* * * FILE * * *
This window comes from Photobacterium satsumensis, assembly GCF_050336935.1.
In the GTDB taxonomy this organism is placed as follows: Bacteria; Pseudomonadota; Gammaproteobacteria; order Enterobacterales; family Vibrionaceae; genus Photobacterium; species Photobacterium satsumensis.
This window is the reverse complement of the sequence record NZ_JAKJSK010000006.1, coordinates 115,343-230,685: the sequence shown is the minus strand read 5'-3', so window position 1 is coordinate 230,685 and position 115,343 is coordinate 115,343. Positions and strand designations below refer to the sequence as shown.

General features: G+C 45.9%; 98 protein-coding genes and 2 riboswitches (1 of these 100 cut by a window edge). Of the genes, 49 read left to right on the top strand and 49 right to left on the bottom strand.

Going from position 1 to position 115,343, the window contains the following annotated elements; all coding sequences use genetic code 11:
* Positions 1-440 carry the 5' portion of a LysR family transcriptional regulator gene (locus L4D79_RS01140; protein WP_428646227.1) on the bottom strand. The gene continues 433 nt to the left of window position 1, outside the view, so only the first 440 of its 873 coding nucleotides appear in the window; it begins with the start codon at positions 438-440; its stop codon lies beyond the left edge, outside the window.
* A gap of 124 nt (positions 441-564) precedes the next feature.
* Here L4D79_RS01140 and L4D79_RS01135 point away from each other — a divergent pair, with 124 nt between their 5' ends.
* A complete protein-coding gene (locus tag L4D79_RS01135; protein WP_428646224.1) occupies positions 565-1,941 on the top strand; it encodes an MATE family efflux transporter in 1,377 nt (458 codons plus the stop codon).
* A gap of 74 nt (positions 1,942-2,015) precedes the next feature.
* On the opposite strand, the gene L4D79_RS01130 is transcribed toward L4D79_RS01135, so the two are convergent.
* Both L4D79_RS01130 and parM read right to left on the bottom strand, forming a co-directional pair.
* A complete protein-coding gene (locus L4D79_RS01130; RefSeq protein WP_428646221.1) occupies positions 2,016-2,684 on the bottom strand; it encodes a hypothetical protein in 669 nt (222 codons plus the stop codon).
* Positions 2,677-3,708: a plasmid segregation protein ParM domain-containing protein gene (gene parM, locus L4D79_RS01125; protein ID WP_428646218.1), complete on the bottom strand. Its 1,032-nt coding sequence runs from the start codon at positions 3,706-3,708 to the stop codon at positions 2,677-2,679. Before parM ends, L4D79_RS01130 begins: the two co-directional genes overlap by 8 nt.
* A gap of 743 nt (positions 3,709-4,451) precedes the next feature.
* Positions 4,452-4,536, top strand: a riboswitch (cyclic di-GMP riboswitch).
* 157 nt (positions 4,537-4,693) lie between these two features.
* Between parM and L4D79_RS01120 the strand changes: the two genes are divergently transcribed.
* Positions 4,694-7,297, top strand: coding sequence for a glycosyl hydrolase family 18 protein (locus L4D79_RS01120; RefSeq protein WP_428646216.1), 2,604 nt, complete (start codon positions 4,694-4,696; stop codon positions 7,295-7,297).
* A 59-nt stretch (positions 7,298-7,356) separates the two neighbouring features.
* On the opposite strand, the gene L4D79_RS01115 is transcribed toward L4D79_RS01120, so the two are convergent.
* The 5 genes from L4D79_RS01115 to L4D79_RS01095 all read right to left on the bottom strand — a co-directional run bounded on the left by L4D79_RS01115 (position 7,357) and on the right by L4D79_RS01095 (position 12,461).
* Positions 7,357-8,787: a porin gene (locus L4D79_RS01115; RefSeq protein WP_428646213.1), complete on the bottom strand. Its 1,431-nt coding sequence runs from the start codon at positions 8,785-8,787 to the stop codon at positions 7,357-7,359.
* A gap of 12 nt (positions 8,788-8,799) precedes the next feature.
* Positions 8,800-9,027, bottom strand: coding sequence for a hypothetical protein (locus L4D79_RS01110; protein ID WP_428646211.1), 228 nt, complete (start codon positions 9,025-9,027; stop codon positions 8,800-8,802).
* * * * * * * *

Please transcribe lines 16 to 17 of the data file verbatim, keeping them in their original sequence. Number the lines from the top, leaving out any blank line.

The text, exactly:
* Positions 4,452-4,536, top strand: a riboswitch (cyclic di-GMP riboswitch).
* 157 nt (positions 4,537-4,693) lie between these two features.